As common as it is to say “don’t judge a book by its cover,” websites are subject to an extreme level of snap judgements that immediately influence perceptions of credibility.
It’s a simple matter of choice. Chances are for any given search query, there are multiple search results that fit the needs of the user. It’s simple economics:
A surplus of good options drives the price—or in this case, the level tolerance for bad websites—down. So yes, websites are judged swiftly and ruthlessly.
so here’s where responsive web design comes into play:
Websites that are not mobile responsive are by nature poorly designed, because they don’t provide an optimal user experience.
No company wants its website visitors to be wary of referring them.
Have a website that users need to pinch and zoom on their mobile devices to view? That user is as good as gone—and they should be able to figure that out in 0.05 seconds.
Nowadays, all website should feature responsive web design. In other words, the display of the website should adjust based on the pixel width of the website upon which it’s being viewed.
If you have a responsive website, aspect ratio becomes less important, because the priority is filling the screen on every device in a way that is legible, compelling and easy to navigate.
In tip #21, we’ll learn that 50% of U.S. e-commerce sales occur on mobile devices.
If smartphones alone account for 63% of retail website visits, there must be a gap in the quality of retail mobile sites that causes conversion rates to be lower.
Still, 63%—a number primed to be bolstered by retailers putting more effort into their mobile shopping experiences—should be a large enough slice of the pie to drive retailers with poor mobile experiences to action.
Congratulations! You got past the 0.05 seconds of doom. Now what?
Well, you’re not quite out of the weeds yet! In fact, any snag a user hits on your site—whether it’s related to design or navigation—can be fatal to your chances of turning that user into a lead.
Here’s a great example:
Remember the Restoration Hardware homepage that I was praising in statistic #1? As it turns out, the cover looks a lot better than the book.
Design-wise, the site looks pretty good throughout, although this is helped in part by the great images of beautiful, luxurious products. But when it comes to the layout, the site can be a bit vexing.
When I hover over any category on the navbar, it gives me a dropdown menu. Nothing wrong with that—except for the fact that each dropdown menu has its own series of dropdown menus, creating a sea of nested content that can be extremely frustrating to find.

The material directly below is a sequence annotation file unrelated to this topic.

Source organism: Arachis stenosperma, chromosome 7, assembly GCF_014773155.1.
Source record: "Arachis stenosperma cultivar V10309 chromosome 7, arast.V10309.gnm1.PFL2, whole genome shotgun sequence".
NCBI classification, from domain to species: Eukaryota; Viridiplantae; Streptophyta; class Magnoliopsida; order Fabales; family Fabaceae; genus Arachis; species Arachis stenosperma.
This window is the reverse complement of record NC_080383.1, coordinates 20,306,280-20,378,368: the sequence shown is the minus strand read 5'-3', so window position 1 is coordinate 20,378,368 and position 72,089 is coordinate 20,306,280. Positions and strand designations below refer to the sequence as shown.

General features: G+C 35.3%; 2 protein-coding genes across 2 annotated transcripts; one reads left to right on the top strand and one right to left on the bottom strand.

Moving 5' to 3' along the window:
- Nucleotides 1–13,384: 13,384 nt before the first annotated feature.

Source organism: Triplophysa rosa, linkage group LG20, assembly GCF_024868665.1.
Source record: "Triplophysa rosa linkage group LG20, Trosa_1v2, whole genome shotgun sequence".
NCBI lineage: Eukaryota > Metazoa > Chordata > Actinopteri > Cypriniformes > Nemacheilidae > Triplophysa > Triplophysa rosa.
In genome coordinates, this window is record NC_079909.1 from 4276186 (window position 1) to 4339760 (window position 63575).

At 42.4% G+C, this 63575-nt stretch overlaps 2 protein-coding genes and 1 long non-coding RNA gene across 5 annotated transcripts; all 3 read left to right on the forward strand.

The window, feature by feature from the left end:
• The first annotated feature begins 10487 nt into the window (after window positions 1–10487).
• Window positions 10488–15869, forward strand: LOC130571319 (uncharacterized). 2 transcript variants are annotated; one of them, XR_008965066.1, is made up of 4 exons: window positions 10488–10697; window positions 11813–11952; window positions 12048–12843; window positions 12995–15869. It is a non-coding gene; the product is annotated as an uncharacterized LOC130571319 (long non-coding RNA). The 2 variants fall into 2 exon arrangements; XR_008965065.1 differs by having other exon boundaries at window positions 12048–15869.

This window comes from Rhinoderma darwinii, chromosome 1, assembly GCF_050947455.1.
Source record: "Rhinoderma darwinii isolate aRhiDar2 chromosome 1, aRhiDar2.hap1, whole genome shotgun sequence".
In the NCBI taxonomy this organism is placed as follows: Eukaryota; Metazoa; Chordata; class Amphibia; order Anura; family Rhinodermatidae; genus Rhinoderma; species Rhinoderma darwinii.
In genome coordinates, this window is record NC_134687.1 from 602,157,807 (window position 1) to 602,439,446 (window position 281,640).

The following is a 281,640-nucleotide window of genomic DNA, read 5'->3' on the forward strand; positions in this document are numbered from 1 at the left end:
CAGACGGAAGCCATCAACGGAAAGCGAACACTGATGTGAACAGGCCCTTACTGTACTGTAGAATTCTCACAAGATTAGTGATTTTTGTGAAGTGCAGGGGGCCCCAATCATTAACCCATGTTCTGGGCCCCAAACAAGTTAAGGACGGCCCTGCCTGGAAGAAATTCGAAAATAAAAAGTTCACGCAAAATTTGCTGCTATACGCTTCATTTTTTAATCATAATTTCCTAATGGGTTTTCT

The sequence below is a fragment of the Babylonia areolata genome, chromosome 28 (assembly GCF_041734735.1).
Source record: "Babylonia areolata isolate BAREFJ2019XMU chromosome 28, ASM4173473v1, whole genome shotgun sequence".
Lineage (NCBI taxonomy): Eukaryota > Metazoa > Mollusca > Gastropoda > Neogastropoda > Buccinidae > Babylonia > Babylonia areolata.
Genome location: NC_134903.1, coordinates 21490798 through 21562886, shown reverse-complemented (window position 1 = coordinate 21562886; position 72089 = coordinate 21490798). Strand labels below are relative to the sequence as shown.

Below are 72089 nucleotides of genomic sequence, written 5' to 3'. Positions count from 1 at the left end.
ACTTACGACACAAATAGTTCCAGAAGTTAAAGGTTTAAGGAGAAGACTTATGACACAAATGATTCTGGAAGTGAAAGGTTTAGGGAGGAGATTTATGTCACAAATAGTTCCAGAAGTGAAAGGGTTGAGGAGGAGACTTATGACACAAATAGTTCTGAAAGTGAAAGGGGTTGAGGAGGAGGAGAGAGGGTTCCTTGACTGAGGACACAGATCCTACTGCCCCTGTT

The internet doesn’t hand out second chances. In fact, everything we’ve learned so far tells us that bad website design, outdated aesthetics and low usability are major credibility killers.
Try to get to the root of the issue.
If your website hasn’t been updated or redesigned in 5 years, the answer is probably pretty simple: Implement some of our design tips from above and create a modern, responsive website.
But what if you recently completed a redesign and find that many users are bouncing, and your conversion rates are lower than expected?
Here’s a helpful guide with tools you can implement to improve your website’s User Experience and conversion rates.
This makes bad UX the most significant weakness agencies identified
It seems as if there may be a pattern here:
User experience and design are not separate concepts. They couldn’t be more connected.
If a company fails to update and fix broken images on its website, what does that say about the company’s attention to detail and level of organization?
Probably not great things.
Similarly, images have the ability to significantly slow down the load time of the pages that house them, leading to even more user abandonment.
Luckily, the culprit for slow load times of images is easy to identify: large file size.
While it may be tempting to pepper your website with beautiful, high resolution images, it can greatly detract from your website’s effectiveness. In fact, not only does slow load time effect user behavior by causing users to leave your site, it also affects SEO.